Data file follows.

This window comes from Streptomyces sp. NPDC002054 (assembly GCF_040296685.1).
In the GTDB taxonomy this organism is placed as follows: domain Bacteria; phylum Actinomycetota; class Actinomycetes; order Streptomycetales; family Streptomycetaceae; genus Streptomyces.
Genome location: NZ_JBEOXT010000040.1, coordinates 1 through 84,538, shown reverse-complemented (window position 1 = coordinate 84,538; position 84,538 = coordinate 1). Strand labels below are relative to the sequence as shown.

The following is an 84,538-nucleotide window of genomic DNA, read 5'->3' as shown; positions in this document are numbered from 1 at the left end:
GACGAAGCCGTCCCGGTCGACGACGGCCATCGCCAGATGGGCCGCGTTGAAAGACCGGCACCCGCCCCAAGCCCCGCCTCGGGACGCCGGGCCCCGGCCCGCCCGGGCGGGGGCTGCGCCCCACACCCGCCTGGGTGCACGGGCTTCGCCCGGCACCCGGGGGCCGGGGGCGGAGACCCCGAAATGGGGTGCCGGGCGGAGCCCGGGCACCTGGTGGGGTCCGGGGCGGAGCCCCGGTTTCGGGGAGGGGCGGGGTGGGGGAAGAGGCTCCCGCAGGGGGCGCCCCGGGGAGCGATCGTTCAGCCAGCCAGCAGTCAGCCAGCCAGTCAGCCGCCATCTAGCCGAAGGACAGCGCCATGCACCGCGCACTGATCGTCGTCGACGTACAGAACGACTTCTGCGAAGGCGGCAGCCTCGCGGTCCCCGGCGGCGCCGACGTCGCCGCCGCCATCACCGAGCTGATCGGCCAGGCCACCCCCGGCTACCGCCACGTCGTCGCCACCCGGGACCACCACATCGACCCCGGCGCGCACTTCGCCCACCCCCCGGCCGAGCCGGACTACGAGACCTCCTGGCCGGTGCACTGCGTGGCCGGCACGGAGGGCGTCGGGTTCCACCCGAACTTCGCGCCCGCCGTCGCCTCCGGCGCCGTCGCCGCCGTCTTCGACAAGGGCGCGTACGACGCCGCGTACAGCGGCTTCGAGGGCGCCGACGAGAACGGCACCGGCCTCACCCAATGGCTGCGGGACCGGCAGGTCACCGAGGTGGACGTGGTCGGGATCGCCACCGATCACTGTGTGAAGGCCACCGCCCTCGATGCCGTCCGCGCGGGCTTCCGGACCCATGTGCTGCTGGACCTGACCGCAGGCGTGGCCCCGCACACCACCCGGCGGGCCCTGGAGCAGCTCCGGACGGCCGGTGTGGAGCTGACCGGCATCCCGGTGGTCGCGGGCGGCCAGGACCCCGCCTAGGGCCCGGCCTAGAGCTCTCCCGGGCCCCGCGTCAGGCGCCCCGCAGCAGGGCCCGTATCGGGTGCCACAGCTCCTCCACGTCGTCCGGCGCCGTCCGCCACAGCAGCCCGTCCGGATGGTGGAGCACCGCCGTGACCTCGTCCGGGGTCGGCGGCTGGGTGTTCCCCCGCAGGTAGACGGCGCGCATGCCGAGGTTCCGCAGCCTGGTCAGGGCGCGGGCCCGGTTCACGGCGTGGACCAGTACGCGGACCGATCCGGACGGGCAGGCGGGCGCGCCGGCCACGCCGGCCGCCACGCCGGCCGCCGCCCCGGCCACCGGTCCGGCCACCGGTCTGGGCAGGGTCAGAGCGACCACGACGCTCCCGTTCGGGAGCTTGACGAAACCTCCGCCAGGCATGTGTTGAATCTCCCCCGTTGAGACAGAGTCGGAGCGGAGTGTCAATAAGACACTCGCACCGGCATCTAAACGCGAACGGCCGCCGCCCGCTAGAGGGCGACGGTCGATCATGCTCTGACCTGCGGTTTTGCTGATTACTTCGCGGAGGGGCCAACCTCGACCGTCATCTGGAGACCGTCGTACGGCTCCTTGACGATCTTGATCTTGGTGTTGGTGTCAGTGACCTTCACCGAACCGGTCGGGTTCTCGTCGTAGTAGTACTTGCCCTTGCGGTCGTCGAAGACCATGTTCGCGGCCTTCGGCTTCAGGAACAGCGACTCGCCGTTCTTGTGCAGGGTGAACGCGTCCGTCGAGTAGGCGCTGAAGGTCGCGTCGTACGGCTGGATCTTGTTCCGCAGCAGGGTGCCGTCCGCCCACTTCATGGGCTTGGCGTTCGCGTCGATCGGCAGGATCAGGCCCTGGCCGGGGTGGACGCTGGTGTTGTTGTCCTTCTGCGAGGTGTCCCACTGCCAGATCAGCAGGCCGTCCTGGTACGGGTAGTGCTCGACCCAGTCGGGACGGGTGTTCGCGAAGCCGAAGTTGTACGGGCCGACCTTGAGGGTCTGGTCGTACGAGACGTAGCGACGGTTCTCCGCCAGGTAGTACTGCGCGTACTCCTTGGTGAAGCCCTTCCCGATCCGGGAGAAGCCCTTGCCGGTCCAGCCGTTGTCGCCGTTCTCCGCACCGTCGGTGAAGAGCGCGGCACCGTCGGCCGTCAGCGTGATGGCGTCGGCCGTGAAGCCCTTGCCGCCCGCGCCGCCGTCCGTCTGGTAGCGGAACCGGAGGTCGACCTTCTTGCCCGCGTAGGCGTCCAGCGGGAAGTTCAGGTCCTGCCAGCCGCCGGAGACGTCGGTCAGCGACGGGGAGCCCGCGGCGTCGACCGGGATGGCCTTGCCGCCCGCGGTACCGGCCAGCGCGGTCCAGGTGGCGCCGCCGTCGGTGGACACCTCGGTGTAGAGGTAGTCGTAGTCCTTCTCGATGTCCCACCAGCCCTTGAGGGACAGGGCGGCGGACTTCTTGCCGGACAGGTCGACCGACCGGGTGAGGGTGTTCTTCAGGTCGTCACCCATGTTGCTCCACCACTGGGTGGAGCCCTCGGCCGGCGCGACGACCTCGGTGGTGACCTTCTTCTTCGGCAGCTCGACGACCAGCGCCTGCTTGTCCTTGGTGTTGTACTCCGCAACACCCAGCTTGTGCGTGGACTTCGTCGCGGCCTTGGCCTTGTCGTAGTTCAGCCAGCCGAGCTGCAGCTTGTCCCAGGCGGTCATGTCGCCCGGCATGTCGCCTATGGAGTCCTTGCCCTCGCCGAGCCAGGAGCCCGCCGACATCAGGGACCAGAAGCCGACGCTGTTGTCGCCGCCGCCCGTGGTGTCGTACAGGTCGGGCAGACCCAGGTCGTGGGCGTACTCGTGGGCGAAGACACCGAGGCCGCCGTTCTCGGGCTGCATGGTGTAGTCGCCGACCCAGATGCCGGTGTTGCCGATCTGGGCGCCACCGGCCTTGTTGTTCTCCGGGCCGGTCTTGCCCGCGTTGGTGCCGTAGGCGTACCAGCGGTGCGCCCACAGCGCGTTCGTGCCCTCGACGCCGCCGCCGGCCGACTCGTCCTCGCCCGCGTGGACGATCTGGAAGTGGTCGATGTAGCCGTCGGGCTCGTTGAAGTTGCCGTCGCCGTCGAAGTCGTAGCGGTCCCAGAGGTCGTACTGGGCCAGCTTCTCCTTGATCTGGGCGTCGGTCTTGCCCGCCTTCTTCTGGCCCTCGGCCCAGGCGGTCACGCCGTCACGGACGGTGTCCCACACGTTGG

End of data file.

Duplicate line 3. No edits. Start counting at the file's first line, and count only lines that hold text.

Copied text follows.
Genome location: NZ_JBEOXT010000040.1, coordinates 1 through 84,538, shown reverse-complemented (window position 1 = coordinate 84,538; position 84,538 = coordinate 1). Strand labels below are relative to the sequence as shown.